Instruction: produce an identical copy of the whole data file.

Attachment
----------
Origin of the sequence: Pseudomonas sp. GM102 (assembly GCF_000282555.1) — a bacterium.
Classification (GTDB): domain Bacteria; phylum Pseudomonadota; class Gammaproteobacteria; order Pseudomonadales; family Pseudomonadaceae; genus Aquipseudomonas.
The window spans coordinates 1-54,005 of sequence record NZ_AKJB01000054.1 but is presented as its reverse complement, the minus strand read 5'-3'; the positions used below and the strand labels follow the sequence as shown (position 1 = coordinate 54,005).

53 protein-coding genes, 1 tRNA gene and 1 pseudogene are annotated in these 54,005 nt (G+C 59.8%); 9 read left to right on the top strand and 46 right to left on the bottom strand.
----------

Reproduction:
Origin of the sequence: Pseudomonas sp. GM102 (assembly GCF_000282555.1) — a bacterium.
Classification (GTDB): domain Bacteria; phylum Pseudomonadota; class Gammaproteobacteria; order Pseudomonadales; family Pseudomonadaceae; genus Aquipseudomonas.
The window spans coordinates 1-54,005 of sequence record NZ_AKJB01000054.1 but is presented as its reverse complement, the minus strand read 5'-3'; the positions used below and the strand labels follow the sequence as shown (position 1 = coordinate 54,005).

53 protein-coding genes, 1 tRNA gene and 1 pseudogene are annotated in these 54,005 nt (G+C 59.8%); 9 read left to right on the top strand and 46 right to left on the bottom strand.